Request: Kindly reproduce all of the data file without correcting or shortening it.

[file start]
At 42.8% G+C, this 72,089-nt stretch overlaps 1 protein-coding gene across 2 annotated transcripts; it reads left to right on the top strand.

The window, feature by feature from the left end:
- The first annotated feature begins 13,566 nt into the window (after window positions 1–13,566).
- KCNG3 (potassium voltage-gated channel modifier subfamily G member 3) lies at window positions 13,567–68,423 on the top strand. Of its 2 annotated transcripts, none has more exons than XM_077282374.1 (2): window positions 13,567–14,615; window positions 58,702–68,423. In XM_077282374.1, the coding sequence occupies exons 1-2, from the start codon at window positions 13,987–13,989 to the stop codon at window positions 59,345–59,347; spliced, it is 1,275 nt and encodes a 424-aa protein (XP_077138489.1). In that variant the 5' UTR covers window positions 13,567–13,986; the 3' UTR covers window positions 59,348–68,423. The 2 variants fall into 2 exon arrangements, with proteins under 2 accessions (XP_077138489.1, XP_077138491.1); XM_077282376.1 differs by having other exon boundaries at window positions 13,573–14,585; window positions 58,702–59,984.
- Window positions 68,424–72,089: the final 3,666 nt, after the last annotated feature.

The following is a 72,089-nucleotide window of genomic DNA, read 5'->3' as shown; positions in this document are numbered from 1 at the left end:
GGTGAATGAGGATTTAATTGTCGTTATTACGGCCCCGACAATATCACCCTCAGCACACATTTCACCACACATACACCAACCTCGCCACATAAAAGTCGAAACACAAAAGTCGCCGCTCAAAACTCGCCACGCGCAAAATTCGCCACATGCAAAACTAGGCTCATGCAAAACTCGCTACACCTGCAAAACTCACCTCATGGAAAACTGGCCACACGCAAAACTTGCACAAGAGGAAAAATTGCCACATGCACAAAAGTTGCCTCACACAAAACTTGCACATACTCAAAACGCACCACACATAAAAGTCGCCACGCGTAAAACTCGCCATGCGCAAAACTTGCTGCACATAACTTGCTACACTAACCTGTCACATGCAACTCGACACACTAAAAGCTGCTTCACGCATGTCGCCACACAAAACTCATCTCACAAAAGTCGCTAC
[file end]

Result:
At 42.8% G+C, this 72,089-nt stretch overlaps 1 protein-coding gene across 2 annotated transcripts; it reads left to right on the top strand.

The window, feature by feature from the left end:
- The first annotated feature begins 13,566 nt into the window (after window positions 1–13,566).
- KCNG3 (potassium voltage-gated channel modifier subfamily G member 3) lies at window positions 13,567–68,423 on the top strand. Of its 2 annotated transcripts, none has more exons than XM_077282374.1 (2): window positions 13,567–14,615; window positions 58,702–68,423. In XM_077282374.1, the coding sequence occupies exons 1-2, from the start codon at window positions 13,987–13,989 to the stop codon at window positions 59,345–59,347; spliced, it is 1,275 nt and encodes a 424-aa protein (XP_077138489.1). In that variant the 5' UTR covers window positions 13,567–13,986; the 3' UTR covers window positions 59,348–68,423. The 2 variants fall into 2 exon arrangements, with proteins under 2 accessions (XP_077138489.1, XP_077138491.1); XM_077282376.1 differs by having other exon boundaries at window positions 13,573–14,585; window positions 58,702–59,984.
- Window positions 68,424–72,089: the final 3,666 nt, after the last annotated feature.

The following is a 72,089-nucleotide window of genomic DNA, read 5'->3' as shown; positions in this document are numbered from 1 at the left end:
GGTGAATGAGGATTTAATTGTCGTTATTACGGCCCCGACAATATCACCCTCAGCACACATTTCACCACACATACACCAACCTCGCCACATAAAAGTCGAAACACAAAAGTCGCCGCTCAAAACTCGCCACGCGCAAAATTCGCCACATGCAAAACTAGGCTCATGCAAAACTCGCTACACCTGCAAAACTCACCTCATGGAAAACTGGCCACACGCAAAACTTGCACAAGAGGAAAAATTGCCACATGCACAAAAGTTGCCTCACACAAAACTTGCACATACTCAAAACGCACCACACATAAAAGTCGCCACGCGTAAAACTCGCCATGCGCAAAACTTGCTGCACATAACTTGCTACACTAACCTGTCACATGCAACTCGACACACTAAAAGCTGCTTCACGCATGTCGCCACACAAAACTCATCTCACAAAAGTCGCTAC